From UPSC perspective, the following things are important :
Prelims level : BS VI compliant fuels
Mains level : BS norms
Oil marketing companies have informed that there will definitely be a marginal increase in retail prices of the fuels from April 1. Starting April 1, Bharat Stage (BS) VI emission norms come into force. This will be an upgrade on the currently prevalent BS-IV and BS-III norms.
Why rise in Oil prices?
- In effect, as India moves up the BS scale, automobiles become cleaner and greener but fuel will go costly.
- Oil refiners have invested heavily to upgrade their refineries to produce the cleaner, BS-VI compliant fuel.
- The increase in the pump price of fuel will partially offset this cost that the oil marketing companies have paid.
- In effect, consumers will have to pay a little extra for auto fuel that is cleaner, and which, ultimately, is expected to lead to cleaner air.
The BS norms
- The BS emission standards are norms instituted by the Indian government to regulate the output of air pollutants from internal combustion engine equipment, including motor vehicles.
- India has been following the European (Euro) emission norms, although with a time lag.
- The more stringent the BS norm, lower is the tolerance for pollutants in automobile tailpipe emissions. Lower tailpipe emissions are the function of both more efficient engines, and cleaner fuels.
How is BS-VI fuel different from BS-IV fuel?
- The main difference between BS-IV and BS-VI (which is comparable to Euro 6) is in the amount of sulphur in the fuel.
- The lower the sulphur, the cleaner the fuel, so BS-VI fuel is essentially low-sulphur diesel and petrol.
- BS-VI fuel is estimated to bring around an 80% reduction in sulphur content — from 50 parts per million (ppm) to 10 ppm.
- Also NOx emissions from diesel cars are expected to come down by nearly 70% and, from cars with petrol engines, by 25%.
How will things change with the new fuels?
- Cleaner fuel alone will not make a dramatic difference to air pollution.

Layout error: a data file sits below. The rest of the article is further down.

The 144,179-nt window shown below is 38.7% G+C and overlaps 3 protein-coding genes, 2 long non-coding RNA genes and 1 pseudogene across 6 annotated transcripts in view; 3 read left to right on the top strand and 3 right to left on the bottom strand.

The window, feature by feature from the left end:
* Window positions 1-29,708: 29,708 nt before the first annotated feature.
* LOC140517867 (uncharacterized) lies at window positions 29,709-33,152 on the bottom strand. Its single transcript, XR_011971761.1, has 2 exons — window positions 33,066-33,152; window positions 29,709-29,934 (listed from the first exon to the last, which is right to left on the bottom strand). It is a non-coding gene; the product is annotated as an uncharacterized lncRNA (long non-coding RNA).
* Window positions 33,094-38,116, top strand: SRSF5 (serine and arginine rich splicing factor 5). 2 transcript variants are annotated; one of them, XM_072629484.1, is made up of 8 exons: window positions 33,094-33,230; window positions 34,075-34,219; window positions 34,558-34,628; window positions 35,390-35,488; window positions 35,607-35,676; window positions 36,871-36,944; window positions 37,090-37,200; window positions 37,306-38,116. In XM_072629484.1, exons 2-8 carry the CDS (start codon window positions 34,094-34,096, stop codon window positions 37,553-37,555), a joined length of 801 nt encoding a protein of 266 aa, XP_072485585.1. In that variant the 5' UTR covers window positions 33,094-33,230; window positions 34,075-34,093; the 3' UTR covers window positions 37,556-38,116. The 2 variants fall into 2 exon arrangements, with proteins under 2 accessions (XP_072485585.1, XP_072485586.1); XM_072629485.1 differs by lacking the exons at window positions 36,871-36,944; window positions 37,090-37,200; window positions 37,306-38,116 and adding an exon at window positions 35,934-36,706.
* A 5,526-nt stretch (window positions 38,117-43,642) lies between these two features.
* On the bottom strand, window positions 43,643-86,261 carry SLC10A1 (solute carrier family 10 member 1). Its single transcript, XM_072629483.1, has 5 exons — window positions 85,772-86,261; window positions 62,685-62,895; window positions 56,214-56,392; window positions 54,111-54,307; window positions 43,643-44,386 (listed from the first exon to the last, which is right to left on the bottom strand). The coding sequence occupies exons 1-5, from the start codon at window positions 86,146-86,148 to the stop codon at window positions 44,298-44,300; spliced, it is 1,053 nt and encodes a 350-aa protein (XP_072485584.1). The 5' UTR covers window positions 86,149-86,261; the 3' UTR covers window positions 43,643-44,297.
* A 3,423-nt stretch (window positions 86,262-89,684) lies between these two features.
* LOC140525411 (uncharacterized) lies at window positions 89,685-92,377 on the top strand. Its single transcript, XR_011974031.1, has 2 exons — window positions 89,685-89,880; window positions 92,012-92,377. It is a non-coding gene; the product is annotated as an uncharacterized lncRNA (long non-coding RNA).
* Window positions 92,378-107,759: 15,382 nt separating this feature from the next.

- For the full benefits to be experienced, the introduction of the higher grade fuel must go hand in hand with the rollout of BS-VI compliant vehicles as well.
- While automakers will sell only BS-VI vehicles from April 1, all BS-IV vehicles sold before that date will stay on the road for as long as their registration is valid.
- This, however, could be a concern because using BS-VI fuel in the current BS-IV engines (or conversely, running BS-VI engines on the current-grade fuel), may be both ineffective in curbing vehicular pollution, as well as damage the engine in the long run.
History of BS norms in India
- India introduced emission norms first in 1991, and tightened them in 1996, when most vehicle manufacturers had to incorporate technology upgrades such as catalytic converters to cut exhaust emissions.
- Fuel specifications based on environmental considerations were notified first in April 1996, to be implemented by 2000, and incorporated in BIS 2000 standards.
- Following the landmark Supreme Court order of April 1999, the Centre notified Bharat Stage-I (BIS 2000) and Bharat Stage-II norms, broadly equivalent to Euro I and Euro II respectively.
- BS-II was for the National Capital Region and other metros; BS-I for the rest of India.
- From April 2005, in line with the Auto Fuel Policy of 2003, BS-III and BS-II fuel quality norms came into existence for 13 major cities, and for the rest of the country respectively.
- From April 2010, BS-IV and BS-III norms were put in place in 13 major cities and the rest of India respectively.
- As per the Policy roadmap, BS-V and BS-VI norms were to be implemented from April 1, 2022, and April 1, 2024 respectively.
- But in November 2015, the Road Transport Ministry issued a draft notification advancing the implementation of BS-V norms for new four-wheel vehicle models to April 1, 2019, and for existing models to April 1, 2020.